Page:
Anyone can have it, Internationally feared, Deadliest Sickness
A look at the Origin, Stigma/Discrimination and Government Involvement with AIDS in the United States of America and African Countries
Acquired Immunodeficiency Syndrome, AIDS, is now known as being one of the most deadliest and incurable viruses in the world. AIDS snuck into America in the beginning of the 1980’s, then exploded in what seemed a matter of moments. America would soon learn that this was not just a health problem in the “immoral” cul-de-sacs of American but an international epidemic affecting all types of life. Today’s youth see’s a constant fight in curing and eliminating AIDS around the world; however, this has not always been the case. AIDS has been most publicized in the United States and African countries. This paper will compare the origin of AIDS, the stigma and discrimination of AIDS and the government involvement with AIDS in the United States and African countries.
Individuals who first appeared with AIDS in America during the early 1980’s were diagnosed with Pneumocystis Pneumonia (PCP), which is usually found in people with poor immune systems.  However these individuals who were sick did not have poor immune system, but the individuals were homosexuals. As more and more homosexual males appeared to have the disease, it became labeled as GRID (gay related immune deficiency).  People with AIDS were growing rapidly in America and majority of the time they would fall into one or more of the four H’s groups. The four H’s were homosexuals, heroin users, hemophiliacs and Haitians; even though there were numerous cases were people did not fall into one of these categories. Soon individuals from the Center of Disease Control (CDC) were informed that cases with similar symptoms were being found in Africa.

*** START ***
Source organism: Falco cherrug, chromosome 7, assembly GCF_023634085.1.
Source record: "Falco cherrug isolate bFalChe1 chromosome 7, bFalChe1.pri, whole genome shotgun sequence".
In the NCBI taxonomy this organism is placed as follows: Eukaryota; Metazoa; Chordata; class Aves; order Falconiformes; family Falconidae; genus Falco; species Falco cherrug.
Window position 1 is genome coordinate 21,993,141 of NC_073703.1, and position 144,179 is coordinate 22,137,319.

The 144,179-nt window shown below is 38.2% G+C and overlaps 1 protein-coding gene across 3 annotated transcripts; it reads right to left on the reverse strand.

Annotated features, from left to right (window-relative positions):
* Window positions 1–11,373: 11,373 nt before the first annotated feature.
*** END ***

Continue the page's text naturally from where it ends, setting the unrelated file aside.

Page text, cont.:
When CDC members went Africa they saw that not just homosexuals, heroin users, hemophiliacs, and Haitians but also heterosexuals, but women and...